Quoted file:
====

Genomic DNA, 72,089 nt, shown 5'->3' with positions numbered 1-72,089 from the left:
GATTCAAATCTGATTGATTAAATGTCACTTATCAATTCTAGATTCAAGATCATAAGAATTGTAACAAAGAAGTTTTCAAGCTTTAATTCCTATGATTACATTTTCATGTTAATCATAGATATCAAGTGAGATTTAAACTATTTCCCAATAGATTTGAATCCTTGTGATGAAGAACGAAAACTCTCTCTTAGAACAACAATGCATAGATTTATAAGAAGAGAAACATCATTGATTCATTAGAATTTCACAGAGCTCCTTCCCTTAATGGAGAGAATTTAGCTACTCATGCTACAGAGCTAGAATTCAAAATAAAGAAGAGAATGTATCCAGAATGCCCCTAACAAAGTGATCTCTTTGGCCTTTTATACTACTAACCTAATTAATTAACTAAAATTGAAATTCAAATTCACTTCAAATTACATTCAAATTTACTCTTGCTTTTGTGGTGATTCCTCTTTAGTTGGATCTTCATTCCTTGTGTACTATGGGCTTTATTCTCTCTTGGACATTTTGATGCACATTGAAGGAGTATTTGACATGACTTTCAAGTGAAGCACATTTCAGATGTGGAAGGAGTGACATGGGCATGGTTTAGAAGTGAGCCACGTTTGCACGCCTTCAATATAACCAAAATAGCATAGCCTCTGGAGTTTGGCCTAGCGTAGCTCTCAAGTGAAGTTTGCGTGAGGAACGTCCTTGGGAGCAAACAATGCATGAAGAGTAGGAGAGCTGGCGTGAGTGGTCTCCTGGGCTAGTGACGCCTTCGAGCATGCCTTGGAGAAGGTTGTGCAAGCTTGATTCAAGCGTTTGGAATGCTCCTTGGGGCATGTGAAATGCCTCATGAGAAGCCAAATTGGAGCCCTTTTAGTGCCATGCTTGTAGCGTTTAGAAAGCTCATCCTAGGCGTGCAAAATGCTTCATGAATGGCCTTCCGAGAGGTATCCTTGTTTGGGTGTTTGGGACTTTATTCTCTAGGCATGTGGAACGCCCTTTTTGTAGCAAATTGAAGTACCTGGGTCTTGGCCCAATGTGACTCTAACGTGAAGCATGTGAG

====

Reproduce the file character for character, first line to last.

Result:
Genomic DNA, 72,089 nt, shown 5'->3' with positions numbered 1-72,089 from the left:
GATTCAAATCTGATTGATTAAATGTCACTTATCAATTCTAGATTCAAGATCATAAGAATTGTAACAAAGAAGTTTTCAAGCTTTAATTCCTATGATTACATTTTCATGTTAATCATAGATATCAAGTGAGATTTAAACTATTTCCCAATAGATTTGAATCCTTGTGATGAAGAACGAAAACTCTCTCTTAGAACAACAATGCATAGATTTATAAGAAGAGAAACATCATTGATTCATTAGAATTTCACAGAGCTCCTTCCCTTAATGGAGAGAATTTAGCTACTCATGCTACAGAGCTAGAATTCAAAATAAAGAAGAGAATGTATCCAGAATGCCCCTAACAAAGTGATCTCTTTGGCCTTTTATACTACTAACCTAATTAATTAACTAAAATTGAAATTCAAATTCACTTCAAATTACATTCAAATTTACTCTTGCTTTTGTGGTGATTCCTCTTTAGTTGGATCTTCATTCCTTGTGTACTATGGGCTTTATTCTCTCTTGGACATTTTGATGCACATTGAAGGAGTATTTGACATGACTTTCAAGTGAAGCACATTTCAGATGTGGAAGGAGTGACATGGGCATGGTTTAGAAGTGAGCCACGTTTGCACGCCTTCAATATAACCAAAATAGCATAGCCTCTGGAGTTTGGCCTAGCGTAGCTCTCAAGTGAAGTTTGCGTGAGGAACGTCCTTGGGAGCAAACAATGCATGAAGAGTAGGAGAGCTGGCGTGAGTGGTCTCCTGGGCTAGTGACGCCTTCGAGCATGCCTTGGAGAAGGTTGTGCAAGCTTGATTCAAGCGTTTGGAATGCTCCTTGGGGCATGTGAAATGCCTCATGAGAAGCCAAATTGGAGCCCTTTTAGTGCCATGCTTGTAGCGTTTAGAAAGCTCATCCTAGGCGTGCAAAATGCTTCATGAATGGCCTTCCGAGAGGTATCCTTGTTTGGGTGTTTGGGACTTTATTCTCTAGGCATGTGGAACGCCCTTTTTGTAGCAAATTGAAGTACCTGGGTCTTGGCCCAATGTGACTCTAACGTGAAGCATGTGAG